Change search
CiteExportLink to record
Permanent link

Direct link
Cite
Citation style
  • apa
  • ieee
  • modern-language-association-8th-edition
  • vancouver
  • Other style
More styles
Language
  • de-DE
  • en-GB
  • en-US
  • fi-FI
  • nn-NO
  • nn-NB
  • sv-SE
  • Other locale
More languages
Output format
  • html
  • text
  • asciidoc
  • rtf
Disentangling seasonal and annual precipitation signals in the tropics over the Holocene: insights from δD, alkanes and GDGTs
Show others and affiliations
(English)Manuscript (preprint) (Other academic)
Abstract [en]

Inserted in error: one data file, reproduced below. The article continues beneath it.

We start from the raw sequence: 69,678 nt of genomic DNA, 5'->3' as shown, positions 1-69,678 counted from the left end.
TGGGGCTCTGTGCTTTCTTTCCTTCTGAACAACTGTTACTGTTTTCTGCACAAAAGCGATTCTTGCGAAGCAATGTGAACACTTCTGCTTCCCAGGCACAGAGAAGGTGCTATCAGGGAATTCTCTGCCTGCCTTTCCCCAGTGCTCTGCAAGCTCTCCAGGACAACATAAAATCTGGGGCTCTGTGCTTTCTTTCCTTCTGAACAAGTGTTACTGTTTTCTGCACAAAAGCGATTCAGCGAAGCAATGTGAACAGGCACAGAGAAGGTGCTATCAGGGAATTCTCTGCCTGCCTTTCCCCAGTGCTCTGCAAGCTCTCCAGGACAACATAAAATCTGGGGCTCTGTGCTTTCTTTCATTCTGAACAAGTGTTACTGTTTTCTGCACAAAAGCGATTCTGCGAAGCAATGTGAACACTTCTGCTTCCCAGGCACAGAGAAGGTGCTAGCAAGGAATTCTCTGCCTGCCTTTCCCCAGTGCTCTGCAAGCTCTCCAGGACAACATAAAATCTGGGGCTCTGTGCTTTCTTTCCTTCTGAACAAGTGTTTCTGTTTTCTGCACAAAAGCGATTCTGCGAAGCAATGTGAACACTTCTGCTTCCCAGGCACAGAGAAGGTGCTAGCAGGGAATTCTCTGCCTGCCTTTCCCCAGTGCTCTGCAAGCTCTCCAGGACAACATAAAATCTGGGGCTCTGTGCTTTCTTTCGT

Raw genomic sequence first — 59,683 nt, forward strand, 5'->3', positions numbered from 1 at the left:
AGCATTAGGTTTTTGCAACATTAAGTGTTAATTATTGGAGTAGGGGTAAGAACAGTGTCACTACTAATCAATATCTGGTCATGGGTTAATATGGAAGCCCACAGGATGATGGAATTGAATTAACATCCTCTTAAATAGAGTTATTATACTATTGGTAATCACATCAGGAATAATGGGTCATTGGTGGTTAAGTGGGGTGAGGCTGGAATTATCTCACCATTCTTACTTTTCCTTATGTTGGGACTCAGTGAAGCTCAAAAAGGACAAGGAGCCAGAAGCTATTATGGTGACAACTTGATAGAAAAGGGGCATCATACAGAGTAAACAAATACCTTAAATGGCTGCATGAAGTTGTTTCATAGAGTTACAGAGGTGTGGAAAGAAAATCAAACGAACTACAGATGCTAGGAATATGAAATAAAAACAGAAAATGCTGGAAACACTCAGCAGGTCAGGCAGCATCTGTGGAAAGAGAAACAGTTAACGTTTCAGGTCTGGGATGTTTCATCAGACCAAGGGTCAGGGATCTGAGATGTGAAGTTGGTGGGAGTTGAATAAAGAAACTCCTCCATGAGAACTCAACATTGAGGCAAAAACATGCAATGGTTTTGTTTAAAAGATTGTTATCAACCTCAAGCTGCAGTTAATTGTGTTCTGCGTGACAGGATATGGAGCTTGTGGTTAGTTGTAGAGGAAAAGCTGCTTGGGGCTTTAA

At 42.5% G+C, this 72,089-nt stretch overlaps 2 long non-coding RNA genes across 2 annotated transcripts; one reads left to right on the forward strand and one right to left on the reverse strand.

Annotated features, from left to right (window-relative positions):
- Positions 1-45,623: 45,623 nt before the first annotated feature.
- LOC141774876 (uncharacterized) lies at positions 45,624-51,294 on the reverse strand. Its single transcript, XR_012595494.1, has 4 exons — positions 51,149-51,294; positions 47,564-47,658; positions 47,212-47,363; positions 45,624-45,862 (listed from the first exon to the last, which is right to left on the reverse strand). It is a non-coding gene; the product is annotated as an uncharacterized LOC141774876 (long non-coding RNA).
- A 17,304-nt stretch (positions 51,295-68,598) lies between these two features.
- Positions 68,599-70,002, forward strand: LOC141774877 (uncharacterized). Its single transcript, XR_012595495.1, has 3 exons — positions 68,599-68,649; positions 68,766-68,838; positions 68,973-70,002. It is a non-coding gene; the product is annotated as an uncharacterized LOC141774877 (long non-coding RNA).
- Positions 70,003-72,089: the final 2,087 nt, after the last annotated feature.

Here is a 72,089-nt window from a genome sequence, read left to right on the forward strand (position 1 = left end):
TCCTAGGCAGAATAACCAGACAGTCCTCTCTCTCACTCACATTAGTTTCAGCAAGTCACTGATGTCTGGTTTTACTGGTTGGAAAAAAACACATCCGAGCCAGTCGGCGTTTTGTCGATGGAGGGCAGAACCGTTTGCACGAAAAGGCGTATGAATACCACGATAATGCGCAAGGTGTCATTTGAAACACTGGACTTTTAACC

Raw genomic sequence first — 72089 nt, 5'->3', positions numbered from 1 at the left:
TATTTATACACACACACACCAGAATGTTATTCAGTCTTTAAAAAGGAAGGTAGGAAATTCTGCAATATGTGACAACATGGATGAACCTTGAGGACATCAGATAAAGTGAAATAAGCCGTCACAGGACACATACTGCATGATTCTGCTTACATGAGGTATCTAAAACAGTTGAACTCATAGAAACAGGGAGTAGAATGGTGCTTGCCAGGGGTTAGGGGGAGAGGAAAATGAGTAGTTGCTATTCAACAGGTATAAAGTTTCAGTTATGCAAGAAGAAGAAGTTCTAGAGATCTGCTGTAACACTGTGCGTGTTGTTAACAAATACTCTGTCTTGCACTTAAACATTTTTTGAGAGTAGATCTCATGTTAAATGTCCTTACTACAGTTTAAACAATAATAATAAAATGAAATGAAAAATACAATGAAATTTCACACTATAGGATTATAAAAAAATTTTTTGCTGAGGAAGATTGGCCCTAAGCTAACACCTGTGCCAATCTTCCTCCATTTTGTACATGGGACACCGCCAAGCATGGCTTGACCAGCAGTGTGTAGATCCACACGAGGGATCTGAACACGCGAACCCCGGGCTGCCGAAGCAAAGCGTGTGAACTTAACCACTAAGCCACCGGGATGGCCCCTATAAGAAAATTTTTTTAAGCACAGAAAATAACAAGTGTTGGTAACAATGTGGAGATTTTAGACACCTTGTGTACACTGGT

Rainfall seasonality in the tropics has a substantial impact on both ecosystems and human livelihoods. Yet, reconstructions of past rainfall variability have so far generally been unable to differentiate between annual and seasonal precipitation changes. Past variations in seasonality are therefore largely unknown. Here, we disentangle hydrogen isotopic (dD) signals from terrestrial leaf waxes and algae in an 8000-year peat core from Sumatra, which reflect annually integrated versus wet season signals, respectively. We validate these results using lipid biomarkers by reconstructing vegetation dynamics via n-alkane distributions and peatland hydrological conditions using glycerol dialkyl glycerol tetraethers (GDGTs). Finally, we reconstruct biomass burning using levoglucosan concentrations in the core. Algal dD indicate stronger winter (~DJF) monsoon precipitation in the Mid-Holocene, between 8-4.2 ka BP. A period of alternating flooding, droughts and wildfires is reconstructed between 6-4.2 ka BP, implicating very strong monsoonal precipitation and drying out and burning during a longer and intensified dry season. We attribute this strong rainfall seasonality in the Mid-Holocene mainly to orbitally forced insolation seasonality, and a strenghtened Indonesian-Australian summer monsoon. In terms of annually integrated conditions, terrestrial plant dD, vegetation composition and GDGTs all indicate wetter conditions peaking between 3-4.5 ka BP, preceded by drier conditions, and followed by drastic and rapid drying in the late Holocene from around 2.8 ka BP. Our multiproxy annual precipitation reconstruction thereby indicates the wettest overall conditions approximately 1500-2000 years later than a nearby speleothem d18O record, which instead follows the dD recorded by algae in our record. We therefore hypothesize that speleothem reconstructions predominantly record the wet season isotopic signal, due to cave groundwater recharge occurring mainly after heavy precipitation. These results resolve the seasonal versus annual components of past rainfall variability in the Indo Pacific Warm Pool region, and highlight the importance of considering seasonality in rainfall reconstructions.